Danaë (Correggio)  

From The Art and Popular Culture Encyclopedia

Jump to: navigation, search

Related e

Google
Wikipedia
Wiktionary
Wiki Commons
Wikiquote
Wikisource
YouTube
Shop


Featured:
Train wreck at Montparnasse (October 22, 1895) by Studio Lévy and Sons.
Enlarge
Train wreck at Montparnasse (October 22, 1895) by Studio Lévy and Sons.
Danaë (painting), Correggio

Danäe [1] is a painting by the Italian Renaissance artist Correggio, executed around 1531 and currently housed at the Galleria Borghese in Rome.

It depicts the maiden as she is impregnated by a curtain of gilded divine rain. Her lower torso semi-obscured by sheets, Danae appears more demure and gleeful than Titian's 1545 version of the same topic, where the rain is more accurately numismatic.

history

The work was commissioned by the Duke of Mantua Federico II Gonzaga, as a part of a series portraying Jupiter's loves, perhaps destined to the Ovid Room in the Palazzo Te of Mantua. After Federico's death it went to Spain.

In 1584 the painter Giovanni Paolo Lomazzo mentions the canvas in Milan, as part of sculptor Leone Leoni's collection. His son Pompeo Leoni sold it to emperor Rudolph II (1601-1603); later, together with Correggio's Leda, it was brought from Prague to Stockholm as war booty by King Gustavus II Adolphus of Sweden. His daughter Christina, after abdicating, brought the canvas with her to Rome. After her death, it was inherited by Cardinal Decio Azzolino, being subsequently owned by Livio Odescalchi, Duke of Bracciano, then by the French regent Philippe II of Orléans.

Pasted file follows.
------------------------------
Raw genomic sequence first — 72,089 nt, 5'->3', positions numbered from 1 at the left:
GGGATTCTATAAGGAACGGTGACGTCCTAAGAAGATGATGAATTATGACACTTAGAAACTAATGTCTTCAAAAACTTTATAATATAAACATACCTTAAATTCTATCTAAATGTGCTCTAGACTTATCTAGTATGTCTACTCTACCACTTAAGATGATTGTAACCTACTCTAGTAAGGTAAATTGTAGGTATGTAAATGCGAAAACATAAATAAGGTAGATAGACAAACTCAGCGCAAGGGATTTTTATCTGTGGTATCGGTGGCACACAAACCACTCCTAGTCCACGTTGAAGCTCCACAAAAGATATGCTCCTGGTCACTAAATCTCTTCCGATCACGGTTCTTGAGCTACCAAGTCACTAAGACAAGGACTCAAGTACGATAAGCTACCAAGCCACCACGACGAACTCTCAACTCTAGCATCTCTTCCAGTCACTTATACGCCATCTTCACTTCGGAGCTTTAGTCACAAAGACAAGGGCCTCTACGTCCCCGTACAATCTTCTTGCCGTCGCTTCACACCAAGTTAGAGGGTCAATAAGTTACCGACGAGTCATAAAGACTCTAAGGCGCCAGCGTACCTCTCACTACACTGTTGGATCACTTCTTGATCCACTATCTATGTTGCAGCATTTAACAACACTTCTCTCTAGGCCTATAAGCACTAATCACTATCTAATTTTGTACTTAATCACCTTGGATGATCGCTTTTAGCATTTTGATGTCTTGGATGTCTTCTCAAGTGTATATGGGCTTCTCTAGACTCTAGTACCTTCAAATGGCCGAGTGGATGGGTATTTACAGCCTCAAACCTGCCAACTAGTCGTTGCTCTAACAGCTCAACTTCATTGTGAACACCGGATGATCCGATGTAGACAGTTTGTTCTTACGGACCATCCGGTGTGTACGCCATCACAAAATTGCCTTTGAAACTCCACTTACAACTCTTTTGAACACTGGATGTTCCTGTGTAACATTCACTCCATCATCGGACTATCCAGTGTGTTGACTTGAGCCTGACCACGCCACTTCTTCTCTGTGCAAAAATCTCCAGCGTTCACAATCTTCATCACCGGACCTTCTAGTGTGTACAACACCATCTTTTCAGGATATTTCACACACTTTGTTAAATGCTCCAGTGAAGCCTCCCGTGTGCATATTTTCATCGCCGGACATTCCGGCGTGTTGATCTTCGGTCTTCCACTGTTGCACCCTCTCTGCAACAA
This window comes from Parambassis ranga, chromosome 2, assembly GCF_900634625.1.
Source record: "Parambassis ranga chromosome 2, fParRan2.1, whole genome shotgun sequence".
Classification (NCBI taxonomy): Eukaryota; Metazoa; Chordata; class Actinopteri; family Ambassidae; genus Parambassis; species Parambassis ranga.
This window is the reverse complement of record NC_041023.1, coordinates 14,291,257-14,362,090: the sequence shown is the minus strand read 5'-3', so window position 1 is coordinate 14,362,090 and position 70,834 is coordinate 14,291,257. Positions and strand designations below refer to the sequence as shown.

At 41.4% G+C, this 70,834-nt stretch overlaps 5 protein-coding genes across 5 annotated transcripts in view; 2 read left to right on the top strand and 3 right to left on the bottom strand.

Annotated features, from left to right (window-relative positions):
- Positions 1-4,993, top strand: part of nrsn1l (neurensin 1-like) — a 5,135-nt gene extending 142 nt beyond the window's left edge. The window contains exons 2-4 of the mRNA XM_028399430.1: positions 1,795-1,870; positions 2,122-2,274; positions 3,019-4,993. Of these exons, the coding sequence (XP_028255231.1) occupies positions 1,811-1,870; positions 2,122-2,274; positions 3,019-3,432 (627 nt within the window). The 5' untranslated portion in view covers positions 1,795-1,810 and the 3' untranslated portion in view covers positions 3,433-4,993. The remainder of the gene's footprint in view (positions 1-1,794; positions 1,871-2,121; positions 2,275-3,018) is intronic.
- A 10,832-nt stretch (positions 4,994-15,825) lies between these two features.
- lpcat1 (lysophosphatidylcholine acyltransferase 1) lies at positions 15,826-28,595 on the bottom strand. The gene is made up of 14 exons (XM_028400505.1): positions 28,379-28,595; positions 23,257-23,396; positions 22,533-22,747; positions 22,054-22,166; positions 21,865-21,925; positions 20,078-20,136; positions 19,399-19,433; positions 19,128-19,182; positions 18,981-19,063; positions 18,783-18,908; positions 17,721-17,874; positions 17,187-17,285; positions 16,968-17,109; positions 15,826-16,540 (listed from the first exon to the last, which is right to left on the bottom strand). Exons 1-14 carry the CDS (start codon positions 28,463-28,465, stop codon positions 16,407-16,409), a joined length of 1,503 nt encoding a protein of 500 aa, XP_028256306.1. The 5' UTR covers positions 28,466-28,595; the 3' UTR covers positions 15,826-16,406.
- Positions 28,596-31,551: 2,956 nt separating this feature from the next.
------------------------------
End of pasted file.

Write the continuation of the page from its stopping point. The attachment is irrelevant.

Together with most of the Orléans family collection, in 1792 it was sold to England, where it was owned by the Duke of Bridgewater and Henry Hope, until, in 1827, it was acquired in Paris by prince Camillo Borghese for his Roman collection.

Analysis

The painting portrays the Greek mythological figure Danaë, the daughter of Acrisius, king of Argos. After an oracle forecasted that he would be killed by her son, he had her jailed in a bronze tower. However, as told by the Roman poter Ovid in his Metamorphoses, Jupiter reached her in the form of a gold rain and made her mother to Perseus.

Correggio portrays Danaë lying on a bed, while a child Eros undresses her as gold rains from a cloud. At the foot of the bed, two putti are testing against a stone gold and leda arrows.

See also




Unless indicated otherwise, the text in this article is either based on Wikipedia article "Danaë (Correggio)" or another language Wikipedia page thereof used under the terms of the GNU Free Documentation License; or on original research by Jahsonic and friends. See Art and Popular Culture's copyright notice.

Personal tools